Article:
Mindset, in my opinion, can help improve any situation. That’s why I started to incorporate them into my daily routine to help boost my feelings of contentedness. It also helped to set the energy for the day.

The mantra I used specifically was: “I wake up, get up, I show up.” It forced me to remember I am strong and willing.

My suggestion for implementing it is to do it in the morning. Stretch, go to the end of your bed, sit down, and recite it a few times. Then, go on and show the day who’s boss!

Get Outdoors

As touched on briefly, Serotonin levels are impacted by the lack of daylight. While this stinks, there is one thing that has a role in positively affecting serotonin; exercise. One of the best things to do is to make the most of natural light while you have it. I did this by taking a walk. Crazy? Maybe! But it was nice to bundle up and go outside into nature. Walking boosts endorphins, which can help the whole serotonin situation.

The thing is, make sure to keep yourself warm. I would wear all black in layers — This is actually the only time I wear black, hah!

Here’s the exact outfit I’d rock:

  • Fleece-lined leggings
  • Hand warmers by Grabber Warmers
  • Warm shoes (like fur-lined boots!)

Invest in Lightbox Therapy

Another way to ease the effects of SAD is through light therapy. This is simply using something called a lightbox, which is a bright light for 30 minutes a day. It’s been shown to help lift your moods by causing a positive chemical change within the brain.

The lightbox itself can provide up to 10,000 lux of light, which will do the trick for you!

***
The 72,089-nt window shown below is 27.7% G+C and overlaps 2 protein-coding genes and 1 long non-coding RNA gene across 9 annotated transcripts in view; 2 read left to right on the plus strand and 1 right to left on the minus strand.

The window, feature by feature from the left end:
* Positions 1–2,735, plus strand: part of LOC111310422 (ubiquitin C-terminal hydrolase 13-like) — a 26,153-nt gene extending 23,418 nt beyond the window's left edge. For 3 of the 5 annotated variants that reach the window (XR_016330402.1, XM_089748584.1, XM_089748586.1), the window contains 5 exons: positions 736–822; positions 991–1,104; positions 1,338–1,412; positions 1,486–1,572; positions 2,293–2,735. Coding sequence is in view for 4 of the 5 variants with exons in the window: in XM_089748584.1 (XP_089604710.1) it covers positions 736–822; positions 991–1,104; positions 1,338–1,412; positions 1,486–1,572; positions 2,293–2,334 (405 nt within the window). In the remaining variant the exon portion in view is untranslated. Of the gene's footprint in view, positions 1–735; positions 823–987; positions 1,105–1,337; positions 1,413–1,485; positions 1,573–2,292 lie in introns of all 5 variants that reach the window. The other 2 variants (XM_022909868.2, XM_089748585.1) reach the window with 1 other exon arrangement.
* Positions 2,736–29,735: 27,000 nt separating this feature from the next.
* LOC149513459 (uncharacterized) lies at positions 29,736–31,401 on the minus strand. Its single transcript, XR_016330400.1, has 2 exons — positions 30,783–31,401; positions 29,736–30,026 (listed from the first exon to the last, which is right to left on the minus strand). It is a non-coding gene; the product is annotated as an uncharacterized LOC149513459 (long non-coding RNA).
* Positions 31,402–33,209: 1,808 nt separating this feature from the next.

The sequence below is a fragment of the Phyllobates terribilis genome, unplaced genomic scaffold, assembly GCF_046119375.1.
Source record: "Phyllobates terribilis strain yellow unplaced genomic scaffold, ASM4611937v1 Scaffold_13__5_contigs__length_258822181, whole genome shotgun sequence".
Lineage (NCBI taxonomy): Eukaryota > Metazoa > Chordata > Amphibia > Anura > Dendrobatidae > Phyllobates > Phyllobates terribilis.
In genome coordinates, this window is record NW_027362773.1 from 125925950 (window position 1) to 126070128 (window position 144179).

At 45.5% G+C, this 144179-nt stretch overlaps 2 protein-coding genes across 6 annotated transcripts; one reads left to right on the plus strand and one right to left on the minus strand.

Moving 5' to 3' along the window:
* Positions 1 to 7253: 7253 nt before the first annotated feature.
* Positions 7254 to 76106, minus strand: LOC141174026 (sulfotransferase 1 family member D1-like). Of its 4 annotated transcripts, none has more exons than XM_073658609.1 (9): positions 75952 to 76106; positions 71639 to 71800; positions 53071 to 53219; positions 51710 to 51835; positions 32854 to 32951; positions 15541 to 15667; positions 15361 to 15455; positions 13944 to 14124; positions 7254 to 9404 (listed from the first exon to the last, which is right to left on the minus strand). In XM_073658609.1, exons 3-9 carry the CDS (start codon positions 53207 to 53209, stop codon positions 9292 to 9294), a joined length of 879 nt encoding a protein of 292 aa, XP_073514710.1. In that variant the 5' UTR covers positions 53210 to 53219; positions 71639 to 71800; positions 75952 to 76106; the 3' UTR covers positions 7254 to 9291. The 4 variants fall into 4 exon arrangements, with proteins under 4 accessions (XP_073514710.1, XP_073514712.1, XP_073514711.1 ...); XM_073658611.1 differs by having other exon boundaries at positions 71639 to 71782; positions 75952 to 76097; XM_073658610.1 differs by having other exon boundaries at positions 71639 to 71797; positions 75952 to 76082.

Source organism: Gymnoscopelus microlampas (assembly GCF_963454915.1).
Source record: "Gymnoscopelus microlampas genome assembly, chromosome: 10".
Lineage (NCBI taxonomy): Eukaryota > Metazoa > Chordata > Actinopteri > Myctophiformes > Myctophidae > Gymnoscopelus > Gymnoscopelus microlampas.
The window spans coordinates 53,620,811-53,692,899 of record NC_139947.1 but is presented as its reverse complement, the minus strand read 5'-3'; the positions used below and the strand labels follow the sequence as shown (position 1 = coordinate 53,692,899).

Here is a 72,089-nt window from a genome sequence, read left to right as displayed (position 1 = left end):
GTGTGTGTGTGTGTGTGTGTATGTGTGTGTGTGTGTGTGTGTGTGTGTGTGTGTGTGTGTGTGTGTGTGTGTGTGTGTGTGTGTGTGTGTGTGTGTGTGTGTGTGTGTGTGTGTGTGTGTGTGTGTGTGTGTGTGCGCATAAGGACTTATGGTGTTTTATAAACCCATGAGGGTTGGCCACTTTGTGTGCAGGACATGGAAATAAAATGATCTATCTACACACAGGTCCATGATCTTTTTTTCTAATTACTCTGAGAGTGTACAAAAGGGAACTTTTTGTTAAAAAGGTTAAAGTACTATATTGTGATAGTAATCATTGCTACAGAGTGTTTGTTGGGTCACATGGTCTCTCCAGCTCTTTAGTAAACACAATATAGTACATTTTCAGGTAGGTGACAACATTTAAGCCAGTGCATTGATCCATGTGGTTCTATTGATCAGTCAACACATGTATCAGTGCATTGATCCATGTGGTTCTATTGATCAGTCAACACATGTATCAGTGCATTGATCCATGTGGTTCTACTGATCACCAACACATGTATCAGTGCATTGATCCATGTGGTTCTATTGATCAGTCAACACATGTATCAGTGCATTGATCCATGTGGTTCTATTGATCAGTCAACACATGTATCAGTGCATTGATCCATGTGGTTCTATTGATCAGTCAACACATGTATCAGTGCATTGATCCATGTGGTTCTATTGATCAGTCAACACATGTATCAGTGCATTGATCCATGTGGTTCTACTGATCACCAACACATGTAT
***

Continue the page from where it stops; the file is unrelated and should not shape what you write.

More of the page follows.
When it comes to using the lightbox, there are few things to note:

  • You can use it within the first hour of waking up
  • Make sure only to use it for 20-30 minutes
  • Should be kept at a fair distance of about 20 inches from your face
  • While it sounds weird, keep your eyes open, but don’t look directly at the light!

Most lightboxes will cost an average of $150, and while they may seem like an investment, it is completely worth it. Promise.

Take A Vitamin D Supplement

The last thing to do that can help curb the negative impacts of SAD is taking a daily Vitamin D supplement. Since you can’t get this vitamin at the ideal amounts naturally in the winter, take a pill (or gummy!). As mentioned, it’s been studied that there’s a link between Vitamin D deficiency and SAD in those impacted. In taking a supplement, it will help to counteract the effects of less sunlight to better balance your brain chemicals.

In the end, the best way to overcome seasonal depression and the associated SAD symptoms is to face it head-on. You can try to tackle the issues yourself with my suggested remedies as a potentially effective treatment or consult with your doctor.

It’s time to live your happiest, healthiest, and most beautiful life all year round which starts by taking my free healing quiz at .